In a society that praises efficient approaches to language and over-rationalized approaches to daily life, people find it practical to ignore poetry. Practical ignorance in the market is fostered by a poetry community that prides itself on its own self-referentiality as the complex relationship to its own work. Consequently, a poem needs a spectacular name in order to function properly within the conversation and marketplace of poetry.

Most readers approach poetry as poems not as poets. Reading poetry doesn't insist on my relationship to the poet but to the poem itself. If I study poetry, then I learn about the poets of course. That most poets cannot handle their own insignificance in the regard of language and the relationship readers have to language without a poet's presence is an issue for individual poets to work out but not important to poetics proper. It is a side-bar, significant only because poets enjoy cultivating a cult of personality.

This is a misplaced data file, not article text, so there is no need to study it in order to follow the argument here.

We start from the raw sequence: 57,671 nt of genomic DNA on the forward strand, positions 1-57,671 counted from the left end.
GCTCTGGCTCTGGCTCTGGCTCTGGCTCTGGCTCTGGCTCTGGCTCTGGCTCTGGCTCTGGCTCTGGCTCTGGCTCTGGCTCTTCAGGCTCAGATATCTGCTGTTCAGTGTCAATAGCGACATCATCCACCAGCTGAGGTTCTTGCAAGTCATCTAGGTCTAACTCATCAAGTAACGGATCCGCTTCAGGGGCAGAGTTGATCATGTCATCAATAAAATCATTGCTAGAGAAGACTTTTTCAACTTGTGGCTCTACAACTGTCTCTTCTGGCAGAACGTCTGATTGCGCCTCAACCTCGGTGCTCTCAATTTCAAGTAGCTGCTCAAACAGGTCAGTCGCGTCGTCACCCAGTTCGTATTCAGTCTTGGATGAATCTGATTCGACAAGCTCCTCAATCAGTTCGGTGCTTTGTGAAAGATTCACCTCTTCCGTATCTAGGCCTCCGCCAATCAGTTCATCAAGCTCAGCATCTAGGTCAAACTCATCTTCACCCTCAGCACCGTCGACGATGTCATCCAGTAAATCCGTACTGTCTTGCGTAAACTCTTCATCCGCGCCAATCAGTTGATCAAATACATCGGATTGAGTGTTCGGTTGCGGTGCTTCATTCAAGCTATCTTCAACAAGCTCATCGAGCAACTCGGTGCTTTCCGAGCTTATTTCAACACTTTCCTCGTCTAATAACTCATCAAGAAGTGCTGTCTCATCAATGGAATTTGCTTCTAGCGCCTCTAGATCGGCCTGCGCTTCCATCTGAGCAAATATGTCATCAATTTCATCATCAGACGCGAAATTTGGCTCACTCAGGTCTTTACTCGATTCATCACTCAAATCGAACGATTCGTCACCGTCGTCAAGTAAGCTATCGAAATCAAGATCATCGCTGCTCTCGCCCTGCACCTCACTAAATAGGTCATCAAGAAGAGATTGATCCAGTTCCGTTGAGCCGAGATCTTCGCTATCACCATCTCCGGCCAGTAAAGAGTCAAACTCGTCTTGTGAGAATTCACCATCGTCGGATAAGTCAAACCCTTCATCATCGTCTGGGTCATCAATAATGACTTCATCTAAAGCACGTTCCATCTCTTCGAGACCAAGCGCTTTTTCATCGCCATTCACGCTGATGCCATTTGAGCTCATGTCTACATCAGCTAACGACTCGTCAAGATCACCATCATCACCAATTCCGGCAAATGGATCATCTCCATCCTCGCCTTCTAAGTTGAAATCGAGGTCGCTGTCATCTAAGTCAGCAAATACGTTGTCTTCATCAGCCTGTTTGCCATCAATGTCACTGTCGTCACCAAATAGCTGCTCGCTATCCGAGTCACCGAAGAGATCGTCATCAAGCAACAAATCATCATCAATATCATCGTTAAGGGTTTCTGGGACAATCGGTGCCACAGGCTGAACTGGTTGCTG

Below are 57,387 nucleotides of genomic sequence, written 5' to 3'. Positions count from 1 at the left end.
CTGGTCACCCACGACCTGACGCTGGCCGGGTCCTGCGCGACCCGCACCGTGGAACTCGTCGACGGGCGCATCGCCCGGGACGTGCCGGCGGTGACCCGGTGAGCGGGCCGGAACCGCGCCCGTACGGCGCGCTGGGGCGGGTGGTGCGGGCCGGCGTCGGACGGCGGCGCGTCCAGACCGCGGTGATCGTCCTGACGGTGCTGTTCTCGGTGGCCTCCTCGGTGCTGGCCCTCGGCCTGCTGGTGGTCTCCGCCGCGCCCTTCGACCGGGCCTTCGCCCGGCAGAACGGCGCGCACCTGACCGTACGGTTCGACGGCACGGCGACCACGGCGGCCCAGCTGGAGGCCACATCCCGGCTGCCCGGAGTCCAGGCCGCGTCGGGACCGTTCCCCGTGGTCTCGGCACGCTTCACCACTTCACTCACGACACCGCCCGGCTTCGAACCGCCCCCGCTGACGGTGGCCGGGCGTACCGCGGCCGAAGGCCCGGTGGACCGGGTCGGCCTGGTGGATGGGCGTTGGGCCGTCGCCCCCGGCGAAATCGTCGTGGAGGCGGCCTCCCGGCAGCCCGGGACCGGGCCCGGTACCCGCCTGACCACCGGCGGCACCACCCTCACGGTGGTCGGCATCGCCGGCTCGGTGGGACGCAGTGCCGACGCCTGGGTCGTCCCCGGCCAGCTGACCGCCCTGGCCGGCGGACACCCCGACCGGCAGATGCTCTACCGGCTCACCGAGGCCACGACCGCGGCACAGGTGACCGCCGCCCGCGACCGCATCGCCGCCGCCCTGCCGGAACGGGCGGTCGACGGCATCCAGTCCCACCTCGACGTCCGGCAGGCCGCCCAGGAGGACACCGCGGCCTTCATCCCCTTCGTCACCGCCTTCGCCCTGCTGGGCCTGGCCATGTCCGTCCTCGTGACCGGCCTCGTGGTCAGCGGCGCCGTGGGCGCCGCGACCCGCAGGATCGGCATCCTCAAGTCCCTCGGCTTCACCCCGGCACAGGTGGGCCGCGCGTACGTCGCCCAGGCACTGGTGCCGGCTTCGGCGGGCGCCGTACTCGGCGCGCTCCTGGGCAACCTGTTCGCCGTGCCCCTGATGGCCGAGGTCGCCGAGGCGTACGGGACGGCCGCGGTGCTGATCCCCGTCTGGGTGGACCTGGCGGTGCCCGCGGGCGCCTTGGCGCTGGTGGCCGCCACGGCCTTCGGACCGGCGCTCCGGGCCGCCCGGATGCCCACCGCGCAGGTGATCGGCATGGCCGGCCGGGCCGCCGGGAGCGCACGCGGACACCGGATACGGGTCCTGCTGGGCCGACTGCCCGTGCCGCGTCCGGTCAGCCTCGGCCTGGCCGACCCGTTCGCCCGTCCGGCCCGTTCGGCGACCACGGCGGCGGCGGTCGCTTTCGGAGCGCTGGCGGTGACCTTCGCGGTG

I heard this one the other day:
"Gary, I really like Green Integer." We were talking about small presses and chapbooks. I expected my colleague to go into the kind of texts they publish; we were also addressing Dalkey Archive.

To my astonishment, his admiration for Green Integer is not so much the texts, but that they promote the author. "They place the author's photo on front of each edition and many pose. I think it is great because it is their work, why not put their face on it?"

Bullshit. It is my work when I buy it because I have to read it. And therefore, it is our work together. Your face may help me picture you, but it is a face-less face, meaningless in spite of its gesture of representation. In fact, such a photo is less than vanity, it isn't even narcissistic, it inverts a key aspect of photography. A photograph, as Stanley Cavell and others have argued, is of the world. But these staged author photos are so cropped and flat that they deconstruct the worldliness of photography and descend to text. They are literal signs.